We talk about last night’s faculty readings – how long is too long? I also noted that I didn’t like it when an author brought up their notebook or book, and leafed through it to find the next piece; dude, you knew you were coming. Be prepared.
For our own readings over the next few days, it’s important that we only be three minutes long, as there are a lot of students to read (20 each night). Someone recommended Onlinestopwatch.com, which you can set to give you a round of applause when you reach your time limit!
Discussed The Memory of My Disappearance, and how the structure mirrors the topic. We had trouble with the sentence
But then there’s phren, “mind,” and its genitive phrenos, “diaphragm, heart, mind,” which is of unknown origin/is the last time I saw Mother/is the anatomy of fear, which presents as racing heart, difficulty breathing, dry mouth, or hyperventilation, most likely on the kitchen or bathroom floor.
and I wondered whether part of the problem is that in our packet, it breaks across pages, which makes it harder to follow visually.
Discussed Things Gone The Way of Time, and how the long sentences build like the cars in a train, which is one of the images used in the piece.
We’ve come back several times in our discussions to Dinty’s (teacher’s) idea of The Invisible River – the magnetic force that flows through your piece and everything is pulled towards it. This could also be thought of as the theme, but the idea is that whatever the point of your piece is, everything you write connects to that point.
- It’s often unstated by the writer
- The theme meanders, like a river, finding its own way, but with a specific destination
- Everything is pulled toward the river, leaning in toward the magnetism; if not, perhaps it doesn’t belong in the essay.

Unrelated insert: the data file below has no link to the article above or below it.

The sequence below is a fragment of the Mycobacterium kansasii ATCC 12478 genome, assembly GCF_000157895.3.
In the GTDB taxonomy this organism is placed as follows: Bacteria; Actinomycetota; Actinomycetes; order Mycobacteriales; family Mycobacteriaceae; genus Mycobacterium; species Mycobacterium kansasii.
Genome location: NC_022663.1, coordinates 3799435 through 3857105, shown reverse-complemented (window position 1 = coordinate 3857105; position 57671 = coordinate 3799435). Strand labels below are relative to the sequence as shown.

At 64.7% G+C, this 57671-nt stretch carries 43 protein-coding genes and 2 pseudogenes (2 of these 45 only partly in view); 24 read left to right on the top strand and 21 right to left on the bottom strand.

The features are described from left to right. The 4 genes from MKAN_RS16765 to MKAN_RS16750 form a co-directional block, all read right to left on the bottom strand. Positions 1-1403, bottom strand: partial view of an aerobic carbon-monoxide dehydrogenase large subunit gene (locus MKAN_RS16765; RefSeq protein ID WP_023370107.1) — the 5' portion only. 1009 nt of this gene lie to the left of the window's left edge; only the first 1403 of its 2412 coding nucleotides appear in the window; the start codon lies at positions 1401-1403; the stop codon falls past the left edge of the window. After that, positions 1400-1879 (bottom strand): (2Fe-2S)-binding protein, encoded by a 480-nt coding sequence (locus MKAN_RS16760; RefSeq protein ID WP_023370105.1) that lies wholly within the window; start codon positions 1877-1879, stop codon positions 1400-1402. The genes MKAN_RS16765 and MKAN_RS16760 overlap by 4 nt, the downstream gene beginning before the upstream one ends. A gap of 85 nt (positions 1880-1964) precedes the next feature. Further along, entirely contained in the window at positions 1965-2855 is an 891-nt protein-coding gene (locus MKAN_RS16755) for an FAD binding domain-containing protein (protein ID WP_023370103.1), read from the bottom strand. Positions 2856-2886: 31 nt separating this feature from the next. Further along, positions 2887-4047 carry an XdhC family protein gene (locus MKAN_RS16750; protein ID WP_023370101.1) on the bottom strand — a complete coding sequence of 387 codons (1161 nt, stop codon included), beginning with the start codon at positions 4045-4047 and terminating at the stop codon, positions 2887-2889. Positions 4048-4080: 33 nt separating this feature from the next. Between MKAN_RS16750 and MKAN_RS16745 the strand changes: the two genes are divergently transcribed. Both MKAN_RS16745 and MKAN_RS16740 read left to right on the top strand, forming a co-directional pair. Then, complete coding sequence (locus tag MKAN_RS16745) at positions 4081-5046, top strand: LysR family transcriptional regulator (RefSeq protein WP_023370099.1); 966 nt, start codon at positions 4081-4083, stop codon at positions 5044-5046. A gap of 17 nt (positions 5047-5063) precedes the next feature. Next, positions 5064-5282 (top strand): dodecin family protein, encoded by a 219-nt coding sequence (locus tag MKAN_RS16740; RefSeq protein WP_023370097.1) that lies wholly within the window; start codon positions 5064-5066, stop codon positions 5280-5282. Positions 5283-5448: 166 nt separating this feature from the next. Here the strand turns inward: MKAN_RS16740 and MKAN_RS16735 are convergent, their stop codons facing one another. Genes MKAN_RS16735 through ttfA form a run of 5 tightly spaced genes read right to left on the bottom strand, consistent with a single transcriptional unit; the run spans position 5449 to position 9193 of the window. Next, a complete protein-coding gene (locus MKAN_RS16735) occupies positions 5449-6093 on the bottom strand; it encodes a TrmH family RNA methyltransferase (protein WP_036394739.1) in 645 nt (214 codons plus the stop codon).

Examining hazy memories—brainstorming on what you might write about for tonight’s homework. 5-7 minutes.
250-300 words examining hazy memories. A short piece that approaches a not-well-remembered event from several angles.
Reading Our Own Work
Second person piece about suicide – How To Live – had a great quote. “I don’t want to die, I just want to feel something.”
A kayaking piece called How To Make a Wet Exit – we all get stuck on “wet exit” sounding sexual. Discussion that in a short piece, the theme still needs to show up two or three times. “You can have a lot of texture, but one note must sound more strongly than the rest.”
A piece about packing for a trip that’s actually about anxiety – “Add some nouns” – the idea that more specific items will show more of the narrator’s character and anxiousness.
We also discussed –
- making sure you have a solid perspective. Who is telling this story?
- cleaning up details. Making sure you’re using the right details to tell the story, not extra clutter details that are distracting.
- zooming in. Using the “big picture” of a piece and also getting in “close-ups.”
Quote of the Day
From our MTF transgender person: “I never expected to look like my mother.”
Compliment of the Day
From my teacher, after I said something helpful about someone else’s piece: “You know, if this circus thing doesn’t work out, you should be an editor.”
I am more at peace than I have been in a long time.